With increasing attention on the apparently inadequate performance of the Australian Securities and Investments Commission (ASIC), Abbott raised the question of what the regulators had been doing as the scandals had gone on.

“We all know there are greedy people everywhere, including in the banks,” he told 2GB on Monday. “But banking is probably the most regulated sector of our economy. What were the regulators doing to allow all this to be happening?”

Abbott said his fear was “that at the end of this royal commission we will have yet another level of regulation imposed upon the banks when frankly what should happen is, I suspect, all the existing regulators should be sacked and people who are much more vigilant and much less complacent go in in their place.”

He said the analogy was, “yes, punish the criminals but if the police are turning a blind eye to the criminals, you’ve got to get rid of the police and get decent people in there”.

Meanwhile Malcolm Turnbull, speaking to reporters in Berlin, defended refusing for so long to set up a royal commission, although he said commentators were correct in saying that “politically we would have been better off setting one up earlier”.

Turnbull said that by taking the course it had the government “put consumers first”.

“The reason I didn’t proceed with a royal commission is this – I wanted to make sure that we took the steps to reform immediately and got on with the job.

“My concern was that a royal commission would go on for several years – that’s generally been the experience – and people would then say, ‘Oh you can’t reform, you can’t legislate, you’ve got to wait for the royal commissioner’s report.’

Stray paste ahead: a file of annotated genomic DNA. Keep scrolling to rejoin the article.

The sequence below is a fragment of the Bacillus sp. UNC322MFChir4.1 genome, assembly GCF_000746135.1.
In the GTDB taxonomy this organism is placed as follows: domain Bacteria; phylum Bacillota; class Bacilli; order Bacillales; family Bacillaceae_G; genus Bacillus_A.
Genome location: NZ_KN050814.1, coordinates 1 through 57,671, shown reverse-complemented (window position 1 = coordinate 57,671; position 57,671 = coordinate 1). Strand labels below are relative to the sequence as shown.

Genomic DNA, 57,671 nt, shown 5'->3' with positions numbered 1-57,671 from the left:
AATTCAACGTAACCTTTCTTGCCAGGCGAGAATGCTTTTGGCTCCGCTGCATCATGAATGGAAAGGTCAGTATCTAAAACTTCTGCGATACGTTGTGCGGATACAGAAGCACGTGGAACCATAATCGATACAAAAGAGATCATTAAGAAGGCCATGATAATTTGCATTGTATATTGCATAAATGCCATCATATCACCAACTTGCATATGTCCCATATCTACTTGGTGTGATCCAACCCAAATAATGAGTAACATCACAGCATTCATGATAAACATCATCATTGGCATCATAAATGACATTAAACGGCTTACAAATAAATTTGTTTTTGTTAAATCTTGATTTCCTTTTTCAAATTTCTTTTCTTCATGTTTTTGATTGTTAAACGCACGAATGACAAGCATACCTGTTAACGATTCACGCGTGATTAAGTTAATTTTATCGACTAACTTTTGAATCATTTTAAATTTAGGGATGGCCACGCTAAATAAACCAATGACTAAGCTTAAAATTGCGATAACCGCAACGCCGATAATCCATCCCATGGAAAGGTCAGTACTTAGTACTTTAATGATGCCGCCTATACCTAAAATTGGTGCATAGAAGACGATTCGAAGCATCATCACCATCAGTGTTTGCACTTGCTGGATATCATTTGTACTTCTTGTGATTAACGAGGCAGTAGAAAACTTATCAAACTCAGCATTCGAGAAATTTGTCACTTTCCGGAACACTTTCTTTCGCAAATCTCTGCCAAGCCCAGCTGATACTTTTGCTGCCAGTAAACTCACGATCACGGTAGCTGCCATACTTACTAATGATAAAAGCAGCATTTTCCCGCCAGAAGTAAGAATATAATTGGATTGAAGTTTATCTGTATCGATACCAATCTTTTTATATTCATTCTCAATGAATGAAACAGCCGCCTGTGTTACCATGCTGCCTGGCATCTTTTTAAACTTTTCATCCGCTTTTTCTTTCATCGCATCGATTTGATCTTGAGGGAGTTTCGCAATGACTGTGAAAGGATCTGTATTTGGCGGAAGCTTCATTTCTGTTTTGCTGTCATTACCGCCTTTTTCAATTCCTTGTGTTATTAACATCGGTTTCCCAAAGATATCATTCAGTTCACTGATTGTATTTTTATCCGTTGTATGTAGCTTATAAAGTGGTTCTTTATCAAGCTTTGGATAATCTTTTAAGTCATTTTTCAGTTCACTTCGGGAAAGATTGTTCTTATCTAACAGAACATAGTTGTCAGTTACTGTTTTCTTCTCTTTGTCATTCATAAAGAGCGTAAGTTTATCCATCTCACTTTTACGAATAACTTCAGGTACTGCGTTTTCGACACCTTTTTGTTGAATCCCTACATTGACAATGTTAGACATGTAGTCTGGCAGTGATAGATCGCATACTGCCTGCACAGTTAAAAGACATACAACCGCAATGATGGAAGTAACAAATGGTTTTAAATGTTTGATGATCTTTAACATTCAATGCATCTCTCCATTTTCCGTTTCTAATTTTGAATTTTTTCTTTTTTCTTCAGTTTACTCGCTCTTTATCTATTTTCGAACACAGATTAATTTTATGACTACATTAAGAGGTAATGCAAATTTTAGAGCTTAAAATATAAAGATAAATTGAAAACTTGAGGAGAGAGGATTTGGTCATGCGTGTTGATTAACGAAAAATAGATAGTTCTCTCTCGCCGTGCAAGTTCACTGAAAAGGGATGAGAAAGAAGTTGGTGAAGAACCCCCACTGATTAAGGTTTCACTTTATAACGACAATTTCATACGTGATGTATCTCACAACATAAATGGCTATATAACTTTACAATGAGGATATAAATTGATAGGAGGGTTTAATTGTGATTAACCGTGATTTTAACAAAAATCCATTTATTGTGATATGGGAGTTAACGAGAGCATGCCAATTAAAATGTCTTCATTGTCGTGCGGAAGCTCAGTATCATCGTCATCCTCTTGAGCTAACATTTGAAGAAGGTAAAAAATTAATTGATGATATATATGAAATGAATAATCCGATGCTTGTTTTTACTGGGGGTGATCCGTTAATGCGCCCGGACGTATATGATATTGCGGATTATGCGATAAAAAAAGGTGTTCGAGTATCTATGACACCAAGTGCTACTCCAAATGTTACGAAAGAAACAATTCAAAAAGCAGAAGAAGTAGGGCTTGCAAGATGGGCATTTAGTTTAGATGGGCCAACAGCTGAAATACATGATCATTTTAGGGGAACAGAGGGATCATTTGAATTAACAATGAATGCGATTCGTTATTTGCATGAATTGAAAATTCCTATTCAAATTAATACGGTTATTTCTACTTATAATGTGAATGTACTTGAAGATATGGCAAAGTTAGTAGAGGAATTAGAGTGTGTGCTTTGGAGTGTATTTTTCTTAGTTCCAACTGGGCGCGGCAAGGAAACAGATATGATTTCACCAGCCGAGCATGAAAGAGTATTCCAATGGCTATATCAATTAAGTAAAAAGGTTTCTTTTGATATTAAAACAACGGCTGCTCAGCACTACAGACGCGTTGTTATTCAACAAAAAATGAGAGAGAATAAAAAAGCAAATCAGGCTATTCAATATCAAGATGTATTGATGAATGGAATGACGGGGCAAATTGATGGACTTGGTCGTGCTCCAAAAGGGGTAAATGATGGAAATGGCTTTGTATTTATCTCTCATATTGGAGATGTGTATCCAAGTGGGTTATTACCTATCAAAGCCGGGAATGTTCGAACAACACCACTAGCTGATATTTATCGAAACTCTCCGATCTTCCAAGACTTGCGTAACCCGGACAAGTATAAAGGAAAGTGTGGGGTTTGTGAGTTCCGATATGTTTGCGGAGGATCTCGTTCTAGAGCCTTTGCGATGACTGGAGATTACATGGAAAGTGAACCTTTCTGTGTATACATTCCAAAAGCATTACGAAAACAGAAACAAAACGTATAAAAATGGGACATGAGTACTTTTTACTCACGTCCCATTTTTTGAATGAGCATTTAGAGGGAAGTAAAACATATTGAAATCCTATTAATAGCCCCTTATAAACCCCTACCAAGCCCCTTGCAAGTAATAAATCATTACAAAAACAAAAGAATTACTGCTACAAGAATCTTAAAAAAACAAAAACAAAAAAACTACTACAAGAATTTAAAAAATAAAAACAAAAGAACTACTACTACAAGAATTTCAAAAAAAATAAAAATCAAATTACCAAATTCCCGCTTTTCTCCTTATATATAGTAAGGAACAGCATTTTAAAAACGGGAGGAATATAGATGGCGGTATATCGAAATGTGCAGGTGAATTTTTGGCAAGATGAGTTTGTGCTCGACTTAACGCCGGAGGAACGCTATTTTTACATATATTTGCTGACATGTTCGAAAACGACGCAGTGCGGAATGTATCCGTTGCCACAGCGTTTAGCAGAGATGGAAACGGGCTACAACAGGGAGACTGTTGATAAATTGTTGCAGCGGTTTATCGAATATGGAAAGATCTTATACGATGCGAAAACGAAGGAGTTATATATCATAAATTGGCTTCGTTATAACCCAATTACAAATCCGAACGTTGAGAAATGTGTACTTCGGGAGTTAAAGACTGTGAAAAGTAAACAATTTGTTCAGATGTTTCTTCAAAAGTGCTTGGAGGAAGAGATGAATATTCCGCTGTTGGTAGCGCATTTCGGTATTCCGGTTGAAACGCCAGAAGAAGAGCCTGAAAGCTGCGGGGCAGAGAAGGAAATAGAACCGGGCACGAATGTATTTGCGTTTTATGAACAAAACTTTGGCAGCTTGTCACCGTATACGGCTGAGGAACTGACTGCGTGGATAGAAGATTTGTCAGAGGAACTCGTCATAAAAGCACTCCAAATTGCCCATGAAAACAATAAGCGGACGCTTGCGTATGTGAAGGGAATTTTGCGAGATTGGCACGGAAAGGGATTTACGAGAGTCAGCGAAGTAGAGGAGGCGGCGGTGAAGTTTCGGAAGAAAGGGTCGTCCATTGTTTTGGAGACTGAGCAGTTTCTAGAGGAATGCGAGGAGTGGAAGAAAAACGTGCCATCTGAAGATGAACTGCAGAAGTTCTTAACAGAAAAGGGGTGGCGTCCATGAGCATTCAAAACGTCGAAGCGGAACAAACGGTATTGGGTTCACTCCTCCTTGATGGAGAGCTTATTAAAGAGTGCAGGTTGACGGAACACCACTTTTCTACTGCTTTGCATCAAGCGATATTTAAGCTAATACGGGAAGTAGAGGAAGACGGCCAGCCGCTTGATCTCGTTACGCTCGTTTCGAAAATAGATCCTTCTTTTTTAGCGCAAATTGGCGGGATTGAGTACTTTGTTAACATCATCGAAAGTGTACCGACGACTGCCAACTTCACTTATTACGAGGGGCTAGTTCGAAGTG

“So if we’d started a royal commission two years ago, maybe it would be finishing now and then we’d be considering the recommendations … With the benefit of hindsight and recognising you can’t live your life backwards, isn’t it better that we’ve got on with all of those reforms?”

Turnbull dismissed Bill Shorten’s call for the government to consider a compensation scheme for victims by saying this matter was already in the commission’s terms of reference.

Among the reforms it has made, the government highlights giving ASIC more power, resources and a new chair.

But Nationals backbencher senator John Williams, who has been at the forefront of calls for tougher action against wrongdoing in the financial sector, told the ABC that ASIC has got to be “quicker, they’ve got to be stronger, they’ve got to be seen as a feared regulator.

“That is not the situation at the moment,” he said.

He had sent a text message to Peter Kell, ASIC deputy chair, a couple of nights ago “and I said, mate, Australia is waiting for you to act”.

Asked how the culture within ASIC could be changed, Williams said, “I suppose you keep asking them questions at Senate estimates, keep the pressure on them, keep the message going on with the management of ASIC regularly.

“As I have said to the new boss [chair James Shipton], you’ve got to act quickly, you’ve got to be severe, you’ve got to be feared. If you’re not a feared regulator, people are going to continue to abuse the system, do the wrong thing without fear of the punishment”.

He welcomed the increased penalties announced by the government last week.

The chair of the Australian Competition and Consumer Commission (ACCC), Rod Sims, while declining to comment on ASIC, said he agreed with Williams “that you really do have to be feared. And frankly I’d like to think the ACCC is.

“I won’t comment on others but you want people to be really watching out – watch out for the ACCC, watch out that you don’t get caught because if they catch us it’s going to be really dire consequences. And I think we’ve got that mentality,” he told the ABC.